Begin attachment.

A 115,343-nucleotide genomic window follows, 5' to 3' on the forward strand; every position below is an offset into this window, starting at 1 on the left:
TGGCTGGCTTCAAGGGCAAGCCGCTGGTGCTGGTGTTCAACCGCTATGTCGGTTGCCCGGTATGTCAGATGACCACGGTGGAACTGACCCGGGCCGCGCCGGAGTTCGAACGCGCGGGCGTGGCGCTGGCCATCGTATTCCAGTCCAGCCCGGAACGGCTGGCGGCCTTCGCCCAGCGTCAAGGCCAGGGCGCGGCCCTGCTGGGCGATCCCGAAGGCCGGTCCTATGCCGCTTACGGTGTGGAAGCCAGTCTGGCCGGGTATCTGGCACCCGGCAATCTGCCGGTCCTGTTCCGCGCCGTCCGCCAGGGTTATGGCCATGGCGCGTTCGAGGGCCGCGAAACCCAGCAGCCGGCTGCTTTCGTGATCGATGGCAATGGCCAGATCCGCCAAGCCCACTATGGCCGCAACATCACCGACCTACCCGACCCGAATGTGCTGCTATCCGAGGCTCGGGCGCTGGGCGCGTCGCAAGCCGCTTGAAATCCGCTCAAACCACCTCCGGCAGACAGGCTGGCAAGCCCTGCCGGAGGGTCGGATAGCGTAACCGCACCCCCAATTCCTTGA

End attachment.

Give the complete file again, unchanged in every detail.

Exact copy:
A 115,343-nucleotide genomic window follows, 5' to 3' on the forward strand; every position below is an offset into this window, starting at 1 on the left:
TGGCTGGCTTCAAGGGCAAGCCGCTGGTGCTGGTGTTCAACCGCTATGTCGGTTGCCCGGTATGTCAGATGACCACGGTGGAACTGACCCGGGCCGCGCCGGAGTTCGAACGCGCGGGCGTGGCGCTGGCCATCGTATTCCAGTCCAGCCCGGAACGGCTGGCGGCCTTCGCCCAGCGTCAAGGCCAGGGCGCGGCCCTGCTGGGCGATCCCGAAGGCCGGTCCTATGCCGCTTACGGTGTGGAAGCCAGTCTGGCCGGGTATCTGGCACCCGGCAATCTGCCGGTCCTGTTCCGCGCCGTCCGCCAGGGTTATGGCCATGGCGCGTTCGAGGGCCGCGAAACCCAGCAGCCGGCTGCTTTCGTGATCGATGGCAATGGCCAGATCCGCCAAGCCCACTATGGCCGCAACATCACCGACCTACCCGACCCGAATGTGCTGCTATCCGAGGCTCGGGCGCTGGGCGCGTCGCAAGCCGCTTGAAATCCGCTCAAACCACCTCCGGCAGACAGGCTGGCAAGCCCTGCCGGAGGGTCGGATAGCGTAACCGCACCCCCAATTCCTTGA